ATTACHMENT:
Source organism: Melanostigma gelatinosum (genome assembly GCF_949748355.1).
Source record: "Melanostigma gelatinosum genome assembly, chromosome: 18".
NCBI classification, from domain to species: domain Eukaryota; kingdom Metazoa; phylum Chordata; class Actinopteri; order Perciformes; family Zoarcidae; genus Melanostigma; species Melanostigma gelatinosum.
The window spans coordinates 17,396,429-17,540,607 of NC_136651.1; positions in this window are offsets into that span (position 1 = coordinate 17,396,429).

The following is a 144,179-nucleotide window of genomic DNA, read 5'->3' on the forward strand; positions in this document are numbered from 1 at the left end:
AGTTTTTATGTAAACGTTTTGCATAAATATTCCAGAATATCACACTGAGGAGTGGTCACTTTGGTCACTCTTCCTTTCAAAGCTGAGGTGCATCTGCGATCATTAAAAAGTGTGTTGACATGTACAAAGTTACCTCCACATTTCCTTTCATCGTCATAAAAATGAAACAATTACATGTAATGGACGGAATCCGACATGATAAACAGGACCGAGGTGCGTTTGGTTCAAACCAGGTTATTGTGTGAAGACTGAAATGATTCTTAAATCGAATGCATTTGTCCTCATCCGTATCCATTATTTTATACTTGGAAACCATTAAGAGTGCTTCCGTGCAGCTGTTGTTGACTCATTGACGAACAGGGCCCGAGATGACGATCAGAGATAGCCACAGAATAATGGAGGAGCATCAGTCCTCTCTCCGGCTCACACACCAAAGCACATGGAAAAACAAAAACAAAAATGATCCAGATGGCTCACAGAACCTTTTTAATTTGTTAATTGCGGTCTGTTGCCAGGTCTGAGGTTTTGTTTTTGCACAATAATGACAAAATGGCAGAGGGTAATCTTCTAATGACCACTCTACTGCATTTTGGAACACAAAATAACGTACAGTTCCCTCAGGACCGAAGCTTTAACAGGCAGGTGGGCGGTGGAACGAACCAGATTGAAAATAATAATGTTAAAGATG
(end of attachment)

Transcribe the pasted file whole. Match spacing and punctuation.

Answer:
Source organism: Melanostigma gelatinosum (genome assembly GCF_949748355.1).
Source record: "Melanostigma gelatinosum genome assembly, chromosome: 18".
NCBI classification, from domain to species: domain Eukaryota; kingdom Metazoa; phylum Chordata; class Actinopteri; order Perciformes; family Zoarcidae; genus Melanostigma; species Melanostigma gelatinosum.
The window spans coordinates 17,396,429-17,540,607 of NC_136651.1; positions in this window are offsets into that span (position 1 = coordinate 17,396,429).

The following is a 144,179-nucleotide window of genomic DNA, read 5'->3' on the forward strand; positions in this document are numbered from 1 at the left end:
AGTTTTTATGTAAACGTTTTGCATAAATATTCCAGAATATCACACTGAGGAGTGGTCACTTTGGTCACTCTTCCTTTCAAAGCTGAGGTGCATCTGCGATCATTAAAAAGTGTGTTGACATGTACAAAGTTACCTCCACATTTCCTTTCATCGTCATAAAAATGAAACAATTACATGTAATGGACGGAATCCGACATGATAAACAGGACCGAGGTGCGTTTGGTTCAAACCAGGTTATTGTGTGAAGACTGAAATGATTCTTAAATCGAATGCATTTGTCCTCATCCGTATCCATTATTTTATACTTGGAAACCATTAAGAGTGCTTCCGTGCAGCTGTTGTTGACTCATTGACGAACAGGGCCCGAGATGACGATCAGAGATAGCCACAGAATAATGGAGGAGCATCAGTCCTCTCTCCGGCTCACACACCAAAGCACATGGAAAAACAAAAACAAAAATGATCCAGATGGCTCACAGAACCTTTTTAATTTGTTAATTGCGGTCTGTTGCCAGGTCTGAGGTTTTGTTTTTGCACAATAATGACAAAATGGCAGAGGGTAATCTTCTAATGACCACTCTACTGCATTTTGGAACACAAAATAACGTACAGTTCCCTCAGGACCGAAGCTTTAACAGGCAGGTGGGCGGTGGAACGAACCAGATTGAAAATAATAATGTTAAAGATG